One of the biggest concerns women face during the different stages of pregnancy development is weight gain. There are several reasons why gaining a healthy amount of weight-neither too little nor too much-is important as your pregnancy progresses. Your baby requires adequate nutrition to grow, but poor nutrition and excess weight can cause health problems. As with everything else related to pregnancy, the rules of weight gain vary from person to person and you should check with your doctor to determine how much weight you should be gaining.
Pregnancy Weight Goals
Overall, a woman who begins pregnancy at a healthy weight should gain between 25 and 35 pounds by the time of delivery. If you are underweight when you get pregnant, aim for 28 to 40 pounds. Overweight women should gain between 15 and 25 pounds. Obese women, those with a body mass index (BMI) of more than 30, need to gain just 15 pounds. Women carrying twins should gain between 35 and 45 pounds.
What Causes Pregnancy Weight Gain?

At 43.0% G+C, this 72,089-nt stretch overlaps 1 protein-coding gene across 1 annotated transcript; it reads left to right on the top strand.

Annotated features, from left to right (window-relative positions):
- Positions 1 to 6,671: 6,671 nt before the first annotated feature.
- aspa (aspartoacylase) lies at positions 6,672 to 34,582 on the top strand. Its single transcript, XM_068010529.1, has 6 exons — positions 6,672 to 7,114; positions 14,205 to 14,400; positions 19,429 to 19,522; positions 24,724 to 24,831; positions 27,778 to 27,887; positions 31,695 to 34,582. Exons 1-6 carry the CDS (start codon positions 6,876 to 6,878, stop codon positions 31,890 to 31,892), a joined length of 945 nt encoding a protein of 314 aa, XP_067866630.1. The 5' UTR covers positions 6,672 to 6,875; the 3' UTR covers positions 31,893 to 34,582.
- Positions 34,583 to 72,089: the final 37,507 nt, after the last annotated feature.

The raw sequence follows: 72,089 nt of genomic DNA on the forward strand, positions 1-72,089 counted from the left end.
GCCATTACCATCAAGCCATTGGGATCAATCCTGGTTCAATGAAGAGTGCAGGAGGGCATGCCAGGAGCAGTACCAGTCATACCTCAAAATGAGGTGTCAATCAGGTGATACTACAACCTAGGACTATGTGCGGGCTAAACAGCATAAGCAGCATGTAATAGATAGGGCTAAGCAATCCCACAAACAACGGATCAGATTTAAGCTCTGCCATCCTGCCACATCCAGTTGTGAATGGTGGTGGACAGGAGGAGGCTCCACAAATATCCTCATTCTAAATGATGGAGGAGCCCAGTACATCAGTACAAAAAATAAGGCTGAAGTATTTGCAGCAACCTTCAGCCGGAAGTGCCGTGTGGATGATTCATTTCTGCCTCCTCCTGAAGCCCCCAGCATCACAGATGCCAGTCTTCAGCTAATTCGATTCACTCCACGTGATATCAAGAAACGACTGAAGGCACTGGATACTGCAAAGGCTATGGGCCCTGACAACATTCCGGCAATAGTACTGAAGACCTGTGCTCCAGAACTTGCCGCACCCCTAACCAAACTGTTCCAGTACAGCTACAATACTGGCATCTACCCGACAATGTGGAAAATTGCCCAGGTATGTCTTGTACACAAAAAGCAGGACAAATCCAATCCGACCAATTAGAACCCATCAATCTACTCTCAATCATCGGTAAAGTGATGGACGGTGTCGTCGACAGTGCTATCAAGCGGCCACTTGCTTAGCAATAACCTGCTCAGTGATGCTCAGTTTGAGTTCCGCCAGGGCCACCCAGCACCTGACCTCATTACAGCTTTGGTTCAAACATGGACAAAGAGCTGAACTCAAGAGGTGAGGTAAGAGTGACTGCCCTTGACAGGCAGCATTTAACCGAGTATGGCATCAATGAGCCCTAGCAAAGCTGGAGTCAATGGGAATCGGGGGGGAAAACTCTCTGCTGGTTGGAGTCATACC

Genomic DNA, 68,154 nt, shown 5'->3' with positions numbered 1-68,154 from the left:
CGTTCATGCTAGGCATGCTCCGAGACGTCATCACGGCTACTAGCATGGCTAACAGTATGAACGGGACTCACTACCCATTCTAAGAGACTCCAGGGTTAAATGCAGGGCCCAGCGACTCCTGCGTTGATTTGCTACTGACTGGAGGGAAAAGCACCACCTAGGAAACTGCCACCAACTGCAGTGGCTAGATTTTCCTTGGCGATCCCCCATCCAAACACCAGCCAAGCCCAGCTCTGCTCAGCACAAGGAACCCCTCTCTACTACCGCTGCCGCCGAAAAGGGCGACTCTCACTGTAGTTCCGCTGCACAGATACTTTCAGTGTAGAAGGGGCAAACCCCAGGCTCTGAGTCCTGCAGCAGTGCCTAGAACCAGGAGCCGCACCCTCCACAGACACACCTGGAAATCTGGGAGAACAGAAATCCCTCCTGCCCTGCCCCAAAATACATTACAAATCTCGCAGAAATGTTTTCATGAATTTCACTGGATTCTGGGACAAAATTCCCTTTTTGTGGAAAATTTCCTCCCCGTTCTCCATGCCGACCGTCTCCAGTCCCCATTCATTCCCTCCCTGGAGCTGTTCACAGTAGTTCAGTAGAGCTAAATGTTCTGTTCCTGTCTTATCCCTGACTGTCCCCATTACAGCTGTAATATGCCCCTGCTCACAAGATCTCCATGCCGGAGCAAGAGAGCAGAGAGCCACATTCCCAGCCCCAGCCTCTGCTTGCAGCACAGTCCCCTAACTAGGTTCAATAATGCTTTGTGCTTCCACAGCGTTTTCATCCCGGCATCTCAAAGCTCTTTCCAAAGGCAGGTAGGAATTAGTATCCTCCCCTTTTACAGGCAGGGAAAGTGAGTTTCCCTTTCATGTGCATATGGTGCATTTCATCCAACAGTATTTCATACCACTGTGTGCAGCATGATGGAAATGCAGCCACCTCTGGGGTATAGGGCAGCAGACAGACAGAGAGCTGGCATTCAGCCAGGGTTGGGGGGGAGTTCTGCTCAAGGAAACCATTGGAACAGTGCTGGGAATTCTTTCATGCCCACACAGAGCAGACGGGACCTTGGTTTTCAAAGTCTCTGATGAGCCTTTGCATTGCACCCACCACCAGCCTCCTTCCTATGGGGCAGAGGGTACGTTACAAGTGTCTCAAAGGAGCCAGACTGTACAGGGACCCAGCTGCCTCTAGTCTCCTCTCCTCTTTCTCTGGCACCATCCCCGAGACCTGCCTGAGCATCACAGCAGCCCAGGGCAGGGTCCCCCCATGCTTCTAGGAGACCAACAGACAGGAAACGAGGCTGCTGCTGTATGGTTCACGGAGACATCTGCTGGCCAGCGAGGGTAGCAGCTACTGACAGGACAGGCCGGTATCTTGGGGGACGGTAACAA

Of the weight you gain (if you're carrying just one baby), your baby will make up about seven and a half pounds. Some babies will be smaller, some larger. Amniotic fluid, the placenta, blood and other body fluids account for roughly 8 to 10 pounds. Your breasts will get larger, and the additional breast tissue adds two to three pounds to your weight gain. Your uterus will also grow, adding two to five pounds. Fat stores (for delivery and breastfeeding) make up five to nine pounds.
Weight Gain by Trimester
Only two to five of the pounds you gain should be during the first trimester. During the second and third trimesters, you may gain about one pound a week. Some women gain more weight immediately. This can be because of the way their bodies are changing and their babies are growing. It can also be because they are overcompensating for their extra dietary needs. Don't buy into the saying "eating for two." A pregnant woman only needs an additional 300 calories a day.
If you find that you are gaining weight too quickly, or if you're not gaining enough, talk to your doctor. Too much weight gain can cause health problems such as gestational diabetes, high blood pressure, an increased chance of requiring a C-section, back and leg aches, varicose veins and fatigue.
At the same time, it is not healthy to attempt to lose weight during pregnancy, even if you are overweight when your pregnancy begins. Your baby needs the nutrients that extra calories will provide, and excessive exercise can be harmful to your developing baby.
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